Scotland's pupils have returned to classes for the first time since lockdown began nearly five months ago.
Borders and Shetland schools are the first to reopen with most others following on Wednesday.
Physical distancing among students will not generally be required but hygiene and safety measures such as one-way systems have been put in place.
Except for children of key workers, most of the country's 700,000 pupils have not been in class since 20 March.
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While councils have been given some flexibility over the back to school timetable, the Scottish government wants all schools fully open by 18 August.
All age groups returned in the Scottish Borders on Tuesday - a week earlier than the normal start of term - but most councils have opted for a phased approach, for instance by having youngest pupils return first.
While there is no requirement for physical distancing between pupils, teachers should remain 2m apart from students or other adults.
Older secondary pupils are also being encouraged to maintain distancing where possible if this does not hinder the return to full-time learning.
There is no general requirement to wear face coverings although staff and pupils can do so voluntarily.
School buses are treated as part of the school building, so normal distancing or face covering rules do not apply to pupils, but they will have to sanitise their hands prior to boarding.
At her coronavirus briefing on Monday, First Minister Nicola Sturgeon acknowledged that some teachers, parents and pupils would feel anxious, but said the guidance was carefully worked through and informed by scientific advice.
"Schools have worked really hard to support pupils through lockdown but we know the impact on education, on wellbeing, on happiness has been negative for young people so to get them back into full-time education has to be a priority," she said.
How have schools prepared for pupils' return?
Kelso High School in the Scottish Borders is one of the first in the country to welcome pupils back to full-time learning.
Head teacher Jill Lothian says for young people, it's the procedures rather than the building itself that have changed most.
She said there were different entry and exit points and the school is trying to limit the amount of time pupils are moving around the building. It is also attempting to keep them apart as much as possible.
"There's a bit of anxiety but that's what we're here for, to ensure that they get into the routines that are expected as we get them round the school," she said.
Every classroom is equipped with sanitiser and a cleaning station for pupils to wipe down their desks and chairs.
One-way systems are in place and pupils will be encouraged to spend break times outdoors, with controls to ensure they do not all leave the building at the same time.
Shona Haslam, leader of Scottish Borders Council, believes the council has done everything it can to make the return to school as safe as possible
"Additional cleaning, additional ventilation, children not walking around the school quite so much, one-way systems in place, school transport being an extension of the school estate - we've done all of those measures that are in the Scottish government guidance and we are as confident as we can be," she said.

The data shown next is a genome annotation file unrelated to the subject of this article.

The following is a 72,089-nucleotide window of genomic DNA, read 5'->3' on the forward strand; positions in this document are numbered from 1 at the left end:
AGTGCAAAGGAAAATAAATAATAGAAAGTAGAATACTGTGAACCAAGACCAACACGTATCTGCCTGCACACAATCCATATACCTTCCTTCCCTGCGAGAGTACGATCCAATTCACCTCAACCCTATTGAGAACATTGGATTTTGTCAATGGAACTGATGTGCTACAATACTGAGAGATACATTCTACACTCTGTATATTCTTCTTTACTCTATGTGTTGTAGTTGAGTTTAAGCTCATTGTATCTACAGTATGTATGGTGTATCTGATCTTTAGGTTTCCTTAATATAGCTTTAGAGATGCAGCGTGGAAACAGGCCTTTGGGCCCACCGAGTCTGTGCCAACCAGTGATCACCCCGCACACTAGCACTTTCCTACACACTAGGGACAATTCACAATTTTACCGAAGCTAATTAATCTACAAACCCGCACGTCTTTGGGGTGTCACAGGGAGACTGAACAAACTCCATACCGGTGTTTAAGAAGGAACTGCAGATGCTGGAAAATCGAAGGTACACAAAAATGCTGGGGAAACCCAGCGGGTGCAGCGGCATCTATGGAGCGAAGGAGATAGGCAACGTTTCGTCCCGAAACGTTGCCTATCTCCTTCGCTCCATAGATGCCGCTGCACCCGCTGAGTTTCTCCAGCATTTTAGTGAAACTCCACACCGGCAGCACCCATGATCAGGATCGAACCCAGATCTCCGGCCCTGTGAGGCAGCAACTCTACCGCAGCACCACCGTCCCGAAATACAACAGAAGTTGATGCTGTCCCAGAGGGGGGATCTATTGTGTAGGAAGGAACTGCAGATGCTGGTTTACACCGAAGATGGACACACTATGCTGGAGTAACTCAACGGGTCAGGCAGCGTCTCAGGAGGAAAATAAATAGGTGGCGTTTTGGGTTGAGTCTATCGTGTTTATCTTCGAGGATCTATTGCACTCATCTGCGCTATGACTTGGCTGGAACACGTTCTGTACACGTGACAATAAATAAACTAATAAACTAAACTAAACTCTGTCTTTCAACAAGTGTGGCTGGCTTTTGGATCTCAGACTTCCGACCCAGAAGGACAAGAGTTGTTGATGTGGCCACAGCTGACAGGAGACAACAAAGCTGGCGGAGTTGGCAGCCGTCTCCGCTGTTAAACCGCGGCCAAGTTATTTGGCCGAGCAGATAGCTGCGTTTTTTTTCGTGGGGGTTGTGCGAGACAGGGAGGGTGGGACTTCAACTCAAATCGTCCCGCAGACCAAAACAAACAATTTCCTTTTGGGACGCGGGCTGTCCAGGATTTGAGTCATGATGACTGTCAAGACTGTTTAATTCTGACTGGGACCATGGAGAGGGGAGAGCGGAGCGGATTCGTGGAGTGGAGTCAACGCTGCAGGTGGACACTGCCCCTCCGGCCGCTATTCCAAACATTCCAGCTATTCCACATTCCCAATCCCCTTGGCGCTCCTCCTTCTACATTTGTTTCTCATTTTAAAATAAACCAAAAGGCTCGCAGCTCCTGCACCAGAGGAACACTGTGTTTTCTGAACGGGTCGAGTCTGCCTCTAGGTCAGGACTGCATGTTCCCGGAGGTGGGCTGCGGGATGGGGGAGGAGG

At Inverclyde Academy in Greenock, the school's fresh cohort of S1 pupils will be the first to encounter the new normal of schooling when they arrive on Wednesday, with other year groups returning in the following days.
There will be no sharing of equipment such as stationery or headphones. They can bring equipment from home but there is no need as individual stationery packs and calculators will be issued.
Desks and seating have been arranged so that pupils are facing the front of the classroom and not each other. They can sit in pairs with a "shoulder partner" but there is a strict seating plan to keep students in "bubbles", limiting the number of close contacts.
Head teacher Denise Crawford said there would be designated areas outside and in the cafeteria so year groups stay within their groups.
The teacher's workstation is a measured 2m distance from the desks. A teacher is allowed to approach a child to give them individual help, but such contact must be kept to a minimum and for a maximum of 15 minutes.
Hopes and fears
New Inverclyde Academy first year Emily,12, said she can't wait to see her friends again when she starts back at on Wednesday.
"We've not seen each other for so long, we'll be so happy to see each other," she said. "It will just be great."
Layla, 11, thinks there will be some catching up to do.
She said: "I'm quite good at English and things and I don't think I've missed too much on that because I'm quite confident but definitely maths, I'll need to revise some things."
S5 pupil Eddy has found it difficult to motivate himself during lockdown but has some concerns about the return to school and the possible spread of Covid-19.
"I've got my gran who is in shielding. I need to keep her safe," he said "That's what I'm worried about."
Rachel, 15, is concerned she will not be fully prepared for her higher exams next year.
"I think because we haven't sat the exams in fourth year, that going into fifth year and then sitting highers will be a bit of a shock," she said. "I don't know how I'm going to cope with it."
Andrew, 12, is looking forward to some much-missed social interaction.
"During lockdown we were communicating but eventually there was just nothing to talk about because nothing was happening," he said. "I hope we'll be able to talk about something other than Covid once we get back into school."